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Upgrade to the latest and greatest

From the H1B topic that bursted into flames Crusty Admin brought up an interesting point about software upgrades.

<quote>
I find it interesting that people that run typically UNIX apps - apache and the like go with "the if it's not broke don't fix it."  The converse seems to be true in the Windows world.  "If it's newer, it's better, upgrade now!"
</quote>

In fact Apache 1.x is the latest and the greatest. That probably sounds confusing. Let me explain myself. Disclaimer: I am grossly overgeneralizing.

In the UNIX world, especially the free one, there are generally two lines of products. The "Stable" old version (e.g. Apache 1.x, Debian Stable, FreeBSD 4.x) that does get updates, but only the security ones. Then there is the new "Testing" line (e.g. Apache 2.x, Debian Testing and Unstable, FreeBSD 5.x, Redhat Fedora) that get security updates together with new features. Conservative (read smart) system administrators will always run the boring outdated stuff. Outdated in features not security updates that is. No new features just means less headaches. And why would you install new features every month or so on a email, database or web server?

You probably guessed that I am still running Apache 1.x, MYSQL 3.x. and thoroughly hate Redhat for ending support for RH 7.x. Bye bye Red Hat. Hello Debian and FreeBSD.

In the Windows world software security upgrades generally come together with new features. The reason is simple, commercial companies make more money from customers that run the latest and greatest (read buy $$ upgrades), then from those that stick to the old stuff (read install 0$ service packs).

While from a technical and reliability point of view it makes perfect sense to keep those security updates coming for older software versions, it is the managers and stock holders that decide to stop that, thus forcing you to pay for the new upgrades.

Redhat as a commercial UNIX company followed the Windows rainbow, saw the pot of gold at the end and did the same. Lucky for them that purchase decisions are taken by marketing brochure reading managers and not the guy sweating it out in the server room.

Jan Derk
Thursday, January 29, 2004

Until recently, i was the product manager for a commerical software product. There basically are three or four groups that drive adding new features rather than just fixing bugs

The products that I work on are not standard IT products but engineering tools so it's not exactly analogous to the OPs comments. However it's close enough.

1) End users. The guys who drive your product every day. They don't make purchasing decisions but it's generally worth putting something in the release for them. Typically they want annoying bugs fixed and features to make their lives easier. Their requests are generally simple to fufull, but endless
2) Sales/Purchasing decision makers. These are two distinct groups, but the sales guys want the same things the people at the customer's companies want with money do. There may be some divergence as sales should be focusing on people who haven't bought in addition to keeping current customers happy. This group wants the big ticket items that will in theory improve productivity or connectivity to some enterprise software.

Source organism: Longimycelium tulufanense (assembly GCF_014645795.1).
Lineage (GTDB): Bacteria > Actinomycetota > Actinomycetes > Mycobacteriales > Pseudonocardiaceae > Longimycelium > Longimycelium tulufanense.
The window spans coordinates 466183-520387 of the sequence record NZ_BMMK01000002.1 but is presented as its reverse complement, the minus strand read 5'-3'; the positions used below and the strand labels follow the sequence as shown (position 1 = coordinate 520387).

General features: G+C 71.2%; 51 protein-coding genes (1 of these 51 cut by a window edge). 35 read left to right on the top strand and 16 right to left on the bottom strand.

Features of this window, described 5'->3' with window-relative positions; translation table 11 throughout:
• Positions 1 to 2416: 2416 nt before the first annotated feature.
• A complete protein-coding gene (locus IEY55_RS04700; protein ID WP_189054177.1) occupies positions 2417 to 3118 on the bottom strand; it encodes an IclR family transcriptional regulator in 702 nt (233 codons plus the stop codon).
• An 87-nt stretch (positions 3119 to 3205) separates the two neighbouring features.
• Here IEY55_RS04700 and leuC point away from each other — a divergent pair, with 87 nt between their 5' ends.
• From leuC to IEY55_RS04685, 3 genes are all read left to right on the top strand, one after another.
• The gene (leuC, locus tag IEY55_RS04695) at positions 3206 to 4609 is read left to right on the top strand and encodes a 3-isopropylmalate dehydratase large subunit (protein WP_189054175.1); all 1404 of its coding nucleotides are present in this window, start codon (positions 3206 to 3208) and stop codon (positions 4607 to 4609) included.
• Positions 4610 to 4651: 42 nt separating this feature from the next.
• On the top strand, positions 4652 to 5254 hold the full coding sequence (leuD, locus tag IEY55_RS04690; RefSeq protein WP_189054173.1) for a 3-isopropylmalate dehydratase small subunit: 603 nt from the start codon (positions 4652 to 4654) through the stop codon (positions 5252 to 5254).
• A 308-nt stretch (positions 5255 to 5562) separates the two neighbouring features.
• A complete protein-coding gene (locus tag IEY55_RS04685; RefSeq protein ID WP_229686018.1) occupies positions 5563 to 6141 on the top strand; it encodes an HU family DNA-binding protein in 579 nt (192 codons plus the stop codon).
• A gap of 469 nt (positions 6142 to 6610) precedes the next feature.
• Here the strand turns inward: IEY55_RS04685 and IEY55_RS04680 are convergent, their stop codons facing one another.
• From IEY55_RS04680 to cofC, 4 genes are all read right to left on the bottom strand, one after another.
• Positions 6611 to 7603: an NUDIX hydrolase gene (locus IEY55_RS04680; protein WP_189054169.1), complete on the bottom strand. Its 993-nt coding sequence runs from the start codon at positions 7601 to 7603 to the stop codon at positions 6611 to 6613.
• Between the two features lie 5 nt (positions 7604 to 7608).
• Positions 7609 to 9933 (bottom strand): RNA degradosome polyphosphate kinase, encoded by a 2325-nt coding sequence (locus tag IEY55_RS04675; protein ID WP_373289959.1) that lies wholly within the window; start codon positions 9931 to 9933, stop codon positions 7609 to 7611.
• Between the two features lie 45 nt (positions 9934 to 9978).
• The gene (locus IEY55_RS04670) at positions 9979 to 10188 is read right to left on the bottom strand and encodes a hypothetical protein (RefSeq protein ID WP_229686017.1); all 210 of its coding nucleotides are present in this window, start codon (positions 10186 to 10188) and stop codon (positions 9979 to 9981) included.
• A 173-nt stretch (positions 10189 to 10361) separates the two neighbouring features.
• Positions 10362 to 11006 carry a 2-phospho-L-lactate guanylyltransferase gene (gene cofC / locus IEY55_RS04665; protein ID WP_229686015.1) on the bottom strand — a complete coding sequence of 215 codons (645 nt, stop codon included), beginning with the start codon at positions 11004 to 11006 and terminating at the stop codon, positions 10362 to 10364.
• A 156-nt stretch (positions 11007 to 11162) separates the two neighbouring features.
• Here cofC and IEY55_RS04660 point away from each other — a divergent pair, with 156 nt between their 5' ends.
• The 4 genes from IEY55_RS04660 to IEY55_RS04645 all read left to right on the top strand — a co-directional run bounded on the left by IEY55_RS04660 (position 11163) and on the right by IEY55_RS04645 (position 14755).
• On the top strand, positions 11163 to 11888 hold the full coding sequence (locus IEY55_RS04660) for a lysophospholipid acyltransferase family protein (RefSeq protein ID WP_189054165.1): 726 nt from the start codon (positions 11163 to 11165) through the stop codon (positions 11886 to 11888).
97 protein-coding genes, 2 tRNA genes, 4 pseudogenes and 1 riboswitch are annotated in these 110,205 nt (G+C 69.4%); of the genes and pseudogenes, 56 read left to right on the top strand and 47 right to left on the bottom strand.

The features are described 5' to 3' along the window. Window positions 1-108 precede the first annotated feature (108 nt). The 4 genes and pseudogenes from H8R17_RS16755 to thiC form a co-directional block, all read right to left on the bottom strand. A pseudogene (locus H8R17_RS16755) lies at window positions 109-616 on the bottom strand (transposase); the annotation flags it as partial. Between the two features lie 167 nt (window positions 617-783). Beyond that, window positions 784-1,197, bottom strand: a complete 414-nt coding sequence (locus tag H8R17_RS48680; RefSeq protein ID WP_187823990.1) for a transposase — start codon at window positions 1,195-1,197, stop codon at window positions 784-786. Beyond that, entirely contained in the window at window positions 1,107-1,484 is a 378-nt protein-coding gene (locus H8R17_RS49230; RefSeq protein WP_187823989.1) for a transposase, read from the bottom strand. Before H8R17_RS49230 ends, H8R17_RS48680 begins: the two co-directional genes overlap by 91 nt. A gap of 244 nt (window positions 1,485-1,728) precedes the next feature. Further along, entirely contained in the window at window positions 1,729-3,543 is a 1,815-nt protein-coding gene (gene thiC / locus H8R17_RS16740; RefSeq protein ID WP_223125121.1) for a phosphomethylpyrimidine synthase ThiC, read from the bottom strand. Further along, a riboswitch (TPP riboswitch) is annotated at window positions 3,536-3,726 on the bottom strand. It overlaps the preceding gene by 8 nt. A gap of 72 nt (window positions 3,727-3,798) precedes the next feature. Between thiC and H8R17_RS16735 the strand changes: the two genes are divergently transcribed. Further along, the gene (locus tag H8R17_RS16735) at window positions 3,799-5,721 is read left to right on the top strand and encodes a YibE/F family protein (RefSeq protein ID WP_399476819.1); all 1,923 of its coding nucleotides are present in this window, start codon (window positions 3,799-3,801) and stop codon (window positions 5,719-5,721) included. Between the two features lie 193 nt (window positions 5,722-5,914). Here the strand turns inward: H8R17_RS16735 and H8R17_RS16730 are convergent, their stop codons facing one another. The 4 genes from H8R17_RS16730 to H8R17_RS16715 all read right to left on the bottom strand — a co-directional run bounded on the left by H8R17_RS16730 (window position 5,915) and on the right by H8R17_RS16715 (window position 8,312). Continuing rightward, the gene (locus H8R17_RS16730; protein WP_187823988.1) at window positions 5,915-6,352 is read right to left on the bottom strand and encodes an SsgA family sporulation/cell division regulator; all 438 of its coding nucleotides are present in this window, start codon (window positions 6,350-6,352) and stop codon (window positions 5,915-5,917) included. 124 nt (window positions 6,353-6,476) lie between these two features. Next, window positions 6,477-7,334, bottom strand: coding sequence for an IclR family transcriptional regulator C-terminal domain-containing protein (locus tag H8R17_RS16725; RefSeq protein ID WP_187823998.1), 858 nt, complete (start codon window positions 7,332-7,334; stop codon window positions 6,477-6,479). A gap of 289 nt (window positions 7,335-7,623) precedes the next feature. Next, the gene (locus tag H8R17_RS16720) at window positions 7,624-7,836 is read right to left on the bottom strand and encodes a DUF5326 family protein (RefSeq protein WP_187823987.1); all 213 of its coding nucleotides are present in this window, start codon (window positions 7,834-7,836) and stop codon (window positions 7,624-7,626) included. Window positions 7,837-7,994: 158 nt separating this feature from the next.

3) Management (if their smart). If you have smart managment, someones thinking of innovative features that will really make a difference in the market two, three, five years down the road.

In any case, it's not as simple as us wanting customers to buy upgrades. There is more than one motivation.

pdq
Thursday, January 29, 2004

Bursted?  Is that some kind of joke?

wtf-ed
Thursday, January 29, 2004

That is strange. My experiences are exactly the opposite. Granted, we use a lot of Microsoft stuff around here, and they might be better than average for the Windows world. Typically the Windows stuff is supprted for a very long time now. Heck, even Windows 98 has moved into the 7 year lifecycle now. Updates are free during the lifetime of the product.
Our Unix stuff OTOH comes with "support contracts" that typically cost more per year than the total Windows equivalent software. The support has become better over the last few years, but in the past it typically was "we don't tell you about updates and patches unless you tell us  what your problem is".
The few Linux setups around here seem hopeless wrt support. It's like they don't even have the concept of maintaining support. They are running an almost perpetual upgrade mill with constant breaking changes.
Maybe it is better if you run the "enterprise" versions instead of the free stuff, but then again, those are far more expensive in all respects than the Windows equivalents, so what is the point?

Just me (Sir to you)
Friday, January 30, 2004

My experience is that this has nothing to do with what platform you run, and is instead all about what you do.

If your job is to GET things running, you want to upgrade, so you have the latest and greatest stuff and can do more. This is mostly managers and developers, who tend to like Windows.

If your job is to KEEP things running, you want to keep what you have, so you don't break anything that works. This is mostly administrative and support people, who tend to like Linux.

There are plenty of people in admin and support who use NT 4, and plenty of people in development who use the latest and greatest Linux. I'm one of those get-running people, so I'm always running the latest Windows and Office and LAMP stack on my desktop. But when I work on our public server, I'm in a keep-running role, so we're a couple versions further behind on everything.

Caliban Tiresias Darklock
Saturday, January 31, 2004

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